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Folks have been writing off Sirius XM Radio (SIRI) for years. “It’s too expensive,” some will argue. “Why pay for radio?” others say. “Howard Stern is repulsive,” your mother says — even though she’s never actually heard his show.
Well, just as cable and satellite television providers have weaned couch potatoes off their rabbit ears, Sirius XM has steadily boosted its audience to 21 million subscribers.
Sure, Pandora (P) is flashier, and the popular music-discovery site is growing faster than its peer: Last month it announced that it had crossed the meaty mark of 100 million registered users. There’s an important asterisk in that statement: That is a cumulative figure. There are actually 36 million active monthly users.
Pandora’s meatier base of active users is largely a collection of music-streaming freeloaders. Only a sliver of Pandora’s listeners actually pay a premium for the commercial-free and fuller-featured version of the streaming service. Most of Sirius XM’s accounts, on the other hand, are self-paying customers that relish coast-to-coast programming in their cars.
That’s why, when it comes to investing, Sirius XM is the stock worth owning.
Do You Hear a Cash Register Ringing?
Pandora’s recent IPO was an initial hit because the company is at the forefront of the dashboard convergence revolution. Smartphone owners can now seamlessly stream Pandora through their car speakers on many new models, giving them new audio alternatives beyond satellite and terrestrial radio for fresh programming.
Sirius XM critics that have labeled satellite radio as a transitory technology — something to bridge the gap between terrestrial radio and server-served streams. But they are missing the point.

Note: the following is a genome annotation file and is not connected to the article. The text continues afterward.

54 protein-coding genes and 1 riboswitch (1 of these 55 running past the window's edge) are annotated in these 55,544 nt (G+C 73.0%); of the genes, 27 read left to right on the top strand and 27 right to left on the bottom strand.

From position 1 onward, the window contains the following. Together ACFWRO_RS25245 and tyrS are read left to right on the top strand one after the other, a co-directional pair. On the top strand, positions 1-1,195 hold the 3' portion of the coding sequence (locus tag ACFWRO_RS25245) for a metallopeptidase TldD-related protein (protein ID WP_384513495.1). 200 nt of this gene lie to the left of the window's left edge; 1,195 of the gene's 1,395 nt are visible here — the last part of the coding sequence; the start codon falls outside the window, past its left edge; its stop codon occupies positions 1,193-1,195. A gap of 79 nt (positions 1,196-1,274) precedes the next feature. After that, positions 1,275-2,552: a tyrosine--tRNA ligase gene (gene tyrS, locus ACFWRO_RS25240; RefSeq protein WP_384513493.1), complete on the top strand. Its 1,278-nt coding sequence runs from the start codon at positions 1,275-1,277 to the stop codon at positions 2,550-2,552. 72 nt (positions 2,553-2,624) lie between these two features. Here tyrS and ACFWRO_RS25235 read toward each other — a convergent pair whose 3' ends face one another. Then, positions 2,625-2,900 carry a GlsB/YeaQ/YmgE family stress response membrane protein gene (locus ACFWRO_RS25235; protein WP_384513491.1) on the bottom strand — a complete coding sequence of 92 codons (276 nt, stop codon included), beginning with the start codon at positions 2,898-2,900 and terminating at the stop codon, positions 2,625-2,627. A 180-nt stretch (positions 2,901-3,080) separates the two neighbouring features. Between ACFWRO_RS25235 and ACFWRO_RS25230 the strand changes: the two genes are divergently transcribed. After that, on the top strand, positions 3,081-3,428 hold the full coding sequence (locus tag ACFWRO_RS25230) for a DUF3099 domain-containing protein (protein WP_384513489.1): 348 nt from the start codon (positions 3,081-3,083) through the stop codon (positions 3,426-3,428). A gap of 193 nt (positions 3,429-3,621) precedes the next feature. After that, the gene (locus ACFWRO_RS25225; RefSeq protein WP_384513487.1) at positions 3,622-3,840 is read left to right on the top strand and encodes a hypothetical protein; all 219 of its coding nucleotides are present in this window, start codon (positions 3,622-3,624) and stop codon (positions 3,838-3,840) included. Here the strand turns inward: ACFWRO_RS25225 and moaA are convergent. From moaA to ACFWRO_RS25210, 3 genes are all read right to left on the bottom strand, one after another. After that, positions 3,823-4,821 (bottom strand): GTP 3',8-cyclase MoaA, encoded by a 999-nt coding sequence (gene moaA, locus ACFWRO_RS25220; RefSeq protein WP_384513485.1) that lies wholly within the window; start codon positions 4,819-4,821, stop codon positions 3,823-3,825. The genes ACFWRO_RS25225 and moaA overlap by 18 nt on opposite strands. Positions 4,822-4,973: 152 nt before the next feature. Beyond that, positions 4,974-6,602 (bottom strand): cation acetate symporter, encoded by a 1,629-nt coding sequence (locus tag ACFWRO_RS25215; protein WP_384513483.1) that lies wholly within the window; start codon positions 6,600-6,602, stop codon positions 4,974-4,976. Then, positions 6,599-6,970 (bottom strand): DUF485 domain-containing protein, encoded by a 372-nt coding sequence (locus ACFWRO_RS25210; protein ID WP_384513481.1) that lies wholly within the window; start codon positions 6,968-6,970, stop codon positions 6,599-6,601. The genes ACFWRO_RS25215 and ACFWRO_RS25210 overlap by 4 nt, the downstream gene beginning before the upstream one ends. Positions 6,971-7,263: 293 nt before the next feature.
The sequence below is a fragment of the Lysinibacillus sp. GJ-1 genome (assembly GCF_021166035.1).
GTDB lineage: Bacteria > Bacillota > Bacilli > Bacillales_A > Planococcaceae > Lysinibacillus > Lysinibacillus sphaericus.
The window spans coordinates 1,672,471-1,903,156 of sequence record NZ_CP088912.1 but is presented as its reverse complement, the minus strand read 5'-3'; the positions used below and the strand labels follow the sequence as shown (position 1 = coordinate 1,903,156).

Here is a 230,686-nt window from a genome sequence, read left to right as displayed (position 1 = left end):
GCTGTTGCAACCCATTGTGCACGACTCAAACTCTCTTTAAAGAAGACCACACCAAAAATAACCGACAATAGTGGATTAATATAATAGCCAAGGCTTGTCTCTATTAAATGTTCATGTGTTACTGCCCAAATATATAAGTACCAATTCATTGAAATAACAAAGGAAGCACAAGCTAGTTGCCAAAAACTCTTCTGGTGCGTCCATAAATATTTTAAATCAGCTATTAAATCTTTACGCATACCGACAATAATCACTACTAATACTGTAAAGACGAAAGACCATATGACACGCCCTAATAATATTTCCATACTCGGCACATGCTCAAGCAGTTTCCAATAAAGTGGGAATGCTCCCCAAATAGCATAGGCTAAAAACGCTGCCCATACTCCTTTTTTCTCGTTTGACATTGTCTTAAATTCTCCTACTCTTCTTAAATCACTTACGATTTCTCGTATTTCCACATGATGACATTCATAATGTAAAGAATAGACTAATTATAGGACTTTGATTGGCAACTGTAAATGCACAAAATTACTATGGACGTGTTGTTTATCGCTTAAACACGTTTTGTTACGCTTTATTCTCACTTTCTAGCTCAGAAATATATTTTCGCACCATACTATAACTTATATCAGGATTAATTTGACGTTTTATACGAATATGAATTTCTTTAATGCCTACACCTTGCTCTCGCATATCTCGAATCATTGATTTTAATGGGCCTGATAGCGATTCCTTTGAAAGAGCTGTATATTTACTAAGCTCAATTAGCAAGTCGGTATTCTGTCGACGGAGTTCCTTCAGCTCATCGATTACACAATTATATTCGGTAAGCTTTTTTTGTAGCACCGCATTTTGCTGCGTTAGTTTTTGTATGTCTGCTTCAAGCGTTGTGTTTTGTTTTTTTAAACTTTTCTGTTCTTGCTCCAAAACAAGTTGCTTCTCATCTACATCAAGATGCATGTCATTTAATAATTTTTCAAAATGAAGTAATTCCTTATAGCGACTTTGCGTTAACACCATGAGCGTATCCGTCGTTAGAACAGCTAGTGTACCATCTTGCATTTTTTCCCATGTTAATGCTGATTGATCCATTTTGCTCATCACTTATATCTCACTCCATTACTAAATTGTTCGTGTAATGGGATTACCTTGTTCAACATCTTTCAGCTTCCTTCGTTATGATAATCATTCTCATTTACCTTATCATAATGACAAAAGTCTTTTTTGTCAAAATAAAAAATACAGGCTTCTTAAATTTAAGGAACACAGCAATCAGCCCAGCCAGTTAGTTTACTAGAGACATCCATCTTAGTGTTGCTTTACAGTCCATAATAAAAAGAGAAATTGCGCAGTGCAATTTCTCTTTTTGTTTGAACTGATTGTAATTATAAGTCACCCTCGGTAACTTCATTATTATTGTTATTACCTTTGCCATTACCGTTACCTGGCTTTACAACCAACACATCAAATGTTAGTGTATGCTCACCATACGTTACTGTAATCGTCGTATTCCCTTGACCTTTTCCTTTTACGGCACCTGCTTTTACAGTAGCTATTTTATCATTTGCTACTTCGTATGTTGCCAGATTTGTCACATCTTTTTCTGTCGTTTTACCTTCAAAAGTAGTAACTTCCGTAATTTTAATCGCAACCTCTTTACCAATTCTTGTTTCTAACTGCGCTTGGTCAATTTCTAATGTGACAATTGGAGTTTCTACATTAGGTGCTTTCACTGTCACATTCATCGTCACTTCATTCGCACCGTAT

Internet radio is a bad business model, where unpopular advertising revenue isn’t enough to cover music royalties, bandwidth tabs, and essential operating costs. Pandora’s still losing a ton of money, and that’s not going to change in the near term.
Sirius XM has been profitable through most of the past year. Some may argue that Sirius XM isn’t exactly cheap trading for 27 times next year’s projected profitability, but at least it’s in the black and moving in the right direction.
Pandora’s a Pricey Ticket
I don’t think Pandora is doomed. It’s just expensive, even now that it has fallen well below its earlier $16 IPO price. It will take some time for advertisers to pay more in the pursuit of reaching streaming audiences, and that’s the one thing keeping this scalable model back from profitability.
Sirius XM is already there. It’s widening its margins and things should improve there when Sirius XM finally initiates a rate hike early next year.
I’ll stick with Sirius XM.
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Longtime Motley Fool contributor Rick Munarriz does not own shares in any of the stocks in this article. The Motley Fool has a disclosure policy we take way seriously.